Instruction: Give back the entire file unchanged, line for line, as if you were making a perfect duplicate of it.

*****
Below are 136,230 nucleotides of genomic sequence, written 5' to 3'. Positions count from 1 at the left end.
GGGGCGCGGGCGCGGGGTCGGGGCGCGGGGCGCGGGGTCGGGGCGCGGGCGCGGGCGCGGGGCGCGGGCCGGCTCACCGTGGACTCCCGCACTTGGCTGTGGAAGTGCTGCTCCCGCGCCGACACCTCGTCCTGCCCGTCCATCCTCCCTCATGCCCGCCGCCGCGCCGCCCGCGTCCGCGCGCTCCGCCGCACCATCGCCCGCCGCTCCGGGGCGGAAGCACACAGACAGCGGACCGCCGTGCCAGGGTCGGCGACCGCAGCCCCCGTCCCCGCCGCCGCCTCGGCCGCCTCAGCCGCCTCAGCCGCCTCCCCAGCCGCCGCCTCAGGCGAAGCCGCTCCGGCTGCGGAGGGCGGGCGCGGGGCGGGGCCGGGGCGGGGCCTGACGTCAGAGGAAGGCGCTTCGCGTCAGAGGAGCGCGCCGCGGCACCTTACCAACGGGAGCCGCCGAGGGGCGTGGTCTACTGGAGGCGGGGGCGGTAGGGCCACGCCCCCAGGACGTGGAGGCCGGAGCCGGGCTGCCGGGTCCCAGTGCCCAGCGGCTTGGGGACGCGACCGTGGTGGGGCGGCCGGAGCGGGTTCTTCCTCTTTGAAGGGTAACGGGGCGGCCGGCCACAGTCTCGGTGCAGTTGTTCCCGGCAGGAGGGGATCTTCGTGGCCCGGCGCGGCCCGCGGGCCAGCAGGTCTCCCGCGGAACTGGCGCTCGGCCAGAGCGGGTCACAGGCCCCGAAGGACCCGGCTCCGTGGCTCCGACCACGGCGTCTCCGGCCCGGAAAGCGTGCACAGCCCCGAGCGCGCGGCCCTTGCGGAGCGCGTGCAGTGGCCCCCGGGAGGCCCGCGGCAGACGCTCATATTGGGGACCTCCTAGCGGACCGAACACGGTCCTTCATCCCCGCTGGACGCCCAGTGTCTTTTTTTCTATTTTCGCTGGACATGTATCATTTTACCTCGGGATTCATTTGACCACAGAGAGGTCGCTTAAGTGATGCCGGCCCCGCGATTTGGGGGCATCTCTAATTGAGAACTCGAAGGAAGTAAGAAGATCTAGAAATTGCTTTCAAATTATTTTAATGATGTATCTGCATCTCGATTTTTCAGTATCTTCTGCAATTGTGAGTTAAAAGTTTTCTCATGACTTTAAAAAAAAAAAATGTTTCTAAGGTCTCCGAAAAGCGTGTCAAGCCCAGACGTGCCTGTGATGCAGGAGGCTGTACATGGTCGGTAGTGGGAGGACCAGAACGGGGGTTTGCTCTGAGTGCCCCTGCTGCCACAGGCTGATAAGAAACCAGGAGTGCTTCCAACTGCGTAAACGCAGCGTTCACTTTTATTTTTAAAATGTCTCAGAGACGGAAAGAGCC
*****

Below are 136,230 nucleotides of genomic sequence, written 5' to 3'. Positions count from 1 at the left end.
GGGGCGCGGGCGCGGGGTCGGGGCGCGGGGCGCGGGGTCGGGGCGCGGGCGCGGGCGCGGGGCGCGGGCCGGCTCACCGTGGACTCCCGCACTTGGCTGTGGAAGTGCTGCTCCCGCGCCGACACCTCGTCCTGCCCGTCCATCCTCCCTCATGCCCGCCGCCGCGCCGCCCGCGTCCGCGCGCTCCGCCGCACCATCGCCCGCCGCTCCGGGGCGGAAGCACACAGACAGCGGACCGCCGTGCCAGGGTCGGCGACCGCAGCCCCCGTCCCCGCCGCCGCCTCGGCCGCCTCAGCCGCCTCAGCCGCCTCCCCAGCCGCCGCCTCAGGCGAAGCCGCTCCGGCTGCGGAGGGCGGGCGCGGGGCGGGGCCGGGGCGGGGCCTGACGTCAGAGGAAGGCGCTTCGCGTCAGAGGAGCGCGCCGCGGCACCTTACCAACGGGAGCCGCCGAGGGGCGTGGTCTACTGGAGGCGGGGGCGGTAGGGCCACGCCCCCAGGACGTGGAGGCCGGAGCCGGGCTGCCGGGTCCCAGTGCCCAGCGGCTTGGGGACGCGACCGTGGTGGGGCGGCCGGAGCGGGTTCTTCCTCTTTGAAGGGTAACGGGGCGGCCGGCCACAGTCTCGGTGCAGTTGTTCCCGGCAGGAGGGGATCTTCGTGGCCCGGCGCGGCCCGCGGGCCAGCAGGTCTCCCGCGGAACTGGCGCTCGGCCAGAGCGGGTCACAGGCCCCGAAGGACCCGGCTCCGTGGCTCCGACCACGGCGTCTCCGGCCCGGAAAGCGTGCACAGCCCCGAGCGCGCGGCCCTTGCGGAGCGCGTGCAGTGGCCCCCGGGAGGCCCGCGGCAGACGCTCATATTGGGGACCTCCTAGCGGACCGAACACGGTCCTTCATCCCCGCTGGACGCCCAGTGTCTTTTTTTCTATTTTCGCTGGACATGTATCATTTTACCTCGGGATTCATTTGACCACAGAGAGGTCGCTTAAGTGATGCCGGCCCCGCGATTTGGGGGCATCTCTAATTGAGAACTCGAAGGAAGTAAGAAGATCTAGAAATTGCTTTCAAATTATTTTAATGATGTATCTGCATCTCGATTTTTCAGTATCTTCTGCAATTGTGAGTTAAAAGTTTTCTCATGACTTTAAAAAAAAAAAATGTTTCTAAGGTCTCCGAAAAGCGTGTCAAGCCCAGACGTGCCTGTGATGCAGGAGGCTGTACATGGTCGGTAGTGGGAGGACCAGAACGGGGGTTTGCTCTGAGTGCCCCTGCTGCCACAGGCTGATAAGAAACCAGGAGTGCTTCCAACTGCGTAAACGCAGCGTTCACTTTTATTTTTAAAATGTCTCAGAGACGGAAAGAGCC